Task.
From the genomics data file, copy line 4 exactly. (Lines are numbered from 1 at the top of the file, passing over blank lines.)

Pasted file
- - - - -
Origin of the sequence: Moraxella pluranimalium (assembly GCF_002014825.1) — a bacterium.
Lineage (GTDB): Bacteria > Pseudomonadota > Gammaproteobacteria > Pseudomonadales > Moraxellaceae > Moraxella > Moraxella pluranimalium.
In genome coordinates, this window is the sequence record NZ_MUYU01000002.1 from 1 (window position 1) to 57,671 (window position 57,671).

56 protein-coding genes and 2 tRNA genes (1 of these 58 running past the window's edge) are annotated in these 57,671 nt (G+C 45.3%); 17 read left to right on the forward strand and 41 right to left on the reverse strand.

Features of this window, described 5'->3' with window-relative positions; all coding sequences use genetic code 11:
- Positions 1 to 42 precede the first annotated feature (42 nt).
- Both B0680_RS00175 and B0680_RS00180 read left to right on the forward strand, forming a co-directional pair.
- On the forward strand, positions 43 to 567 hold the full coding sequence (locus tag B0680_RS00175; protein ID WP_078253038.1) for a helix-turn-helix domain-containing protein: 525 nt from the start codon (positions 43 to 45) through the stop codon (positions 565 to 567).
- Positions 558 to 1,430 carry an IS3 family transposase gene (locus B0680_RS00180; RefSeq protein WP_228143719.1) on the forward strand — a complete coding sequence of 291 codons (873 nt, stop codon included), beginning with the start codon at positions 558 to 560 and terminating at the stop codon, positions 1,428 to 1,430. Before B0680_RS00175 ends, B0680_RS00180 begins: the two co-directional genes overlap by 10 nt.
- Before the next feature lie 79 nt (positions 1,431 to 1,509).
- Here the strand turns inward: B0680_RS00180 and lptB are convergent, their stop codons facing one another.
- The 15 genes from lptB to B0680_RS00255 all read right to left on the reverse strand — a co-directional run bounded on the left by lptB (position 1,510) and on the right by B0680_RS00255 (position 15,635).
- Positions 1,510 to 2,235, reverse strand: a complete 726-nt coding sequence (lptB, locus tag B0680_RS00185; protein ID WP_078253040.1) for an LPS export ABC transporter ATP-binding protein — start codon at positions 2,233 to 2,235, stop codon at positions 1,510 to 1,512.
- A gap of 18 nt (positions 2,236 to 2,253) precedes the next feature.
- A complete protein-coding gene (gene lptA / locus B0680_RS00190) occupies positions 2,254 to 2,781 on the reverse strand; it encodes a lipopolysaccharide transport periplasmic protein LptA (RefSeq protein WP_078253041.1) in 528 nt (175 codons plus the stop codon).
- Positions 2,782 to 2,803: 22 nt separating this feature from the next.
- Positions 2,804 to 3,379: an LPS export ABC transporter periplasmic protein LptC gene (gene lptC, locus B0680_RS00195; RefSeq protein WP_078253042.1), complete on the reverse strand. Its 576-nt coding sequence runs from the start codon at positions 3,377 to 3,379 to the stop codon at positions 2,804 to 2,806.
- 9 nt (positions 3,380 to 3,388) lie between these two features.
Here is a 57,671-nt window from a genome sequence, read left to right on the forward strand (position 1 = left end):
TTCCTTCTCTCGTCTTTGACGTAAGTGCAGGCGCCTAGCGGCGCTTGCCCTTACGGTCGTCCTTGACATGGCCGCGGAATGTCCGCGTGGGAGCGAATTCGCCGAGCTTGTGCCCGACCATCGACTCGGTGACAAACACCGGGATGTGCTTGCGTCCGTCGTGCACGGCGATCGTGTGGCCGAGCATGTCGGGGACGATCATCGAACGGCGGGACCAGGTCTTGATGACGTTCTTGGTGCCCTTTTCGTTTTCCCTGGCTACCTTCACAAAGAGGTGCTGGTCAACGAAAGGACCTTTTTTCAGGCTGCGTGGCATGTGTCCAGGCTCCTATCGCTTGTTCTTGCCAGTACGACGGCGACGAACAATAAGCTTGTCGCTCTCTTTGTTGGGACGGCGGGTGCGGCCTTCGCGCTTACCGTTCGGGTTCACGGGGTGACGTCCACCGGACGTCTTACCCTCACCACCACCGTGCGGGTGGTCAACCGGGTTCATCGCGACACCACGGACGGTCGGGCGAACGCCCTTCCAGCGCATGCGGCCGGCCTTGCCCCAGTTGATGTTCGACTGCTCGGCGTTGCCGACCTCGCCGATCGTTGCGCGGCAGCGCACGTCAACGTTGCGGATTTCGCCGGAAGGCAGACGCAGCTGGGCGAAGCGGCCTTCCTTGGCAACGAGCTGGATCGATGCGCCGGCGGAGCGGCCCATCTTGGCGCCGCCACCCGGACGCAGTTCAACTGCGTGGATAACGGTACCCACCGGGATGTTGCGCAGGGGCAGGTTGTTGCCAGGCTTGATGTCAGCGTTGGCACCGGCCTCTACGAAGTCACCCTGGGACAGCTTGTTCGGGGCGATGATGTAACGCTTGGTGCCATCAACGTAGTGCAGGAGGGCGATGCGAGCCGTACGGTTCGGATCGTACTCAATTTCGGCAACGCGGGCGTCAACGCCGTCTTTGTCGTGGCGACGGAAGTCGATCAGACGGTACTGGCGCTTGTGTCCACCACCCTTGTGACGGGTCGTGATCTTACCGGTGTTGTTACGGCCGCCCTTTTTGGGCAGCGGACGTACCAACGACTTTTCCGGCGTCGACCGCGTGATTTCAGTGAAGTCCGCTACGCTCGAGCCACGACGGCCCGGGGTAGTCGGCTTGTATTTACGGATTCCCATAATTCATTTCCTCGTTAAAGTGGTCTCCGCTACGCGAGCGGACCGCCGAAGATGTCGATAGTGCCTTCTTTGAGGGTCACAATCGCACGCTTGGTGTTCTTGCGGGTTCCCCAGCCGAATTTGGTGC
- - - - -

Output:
56 protein-coding genes and 2 tRNA genes (1 of these 58 running past the window's edge) are annotated in these 57,671 nt (G+C 45.3%); 17 read left to right on the forward strand and 41 right to left on the reverse strand.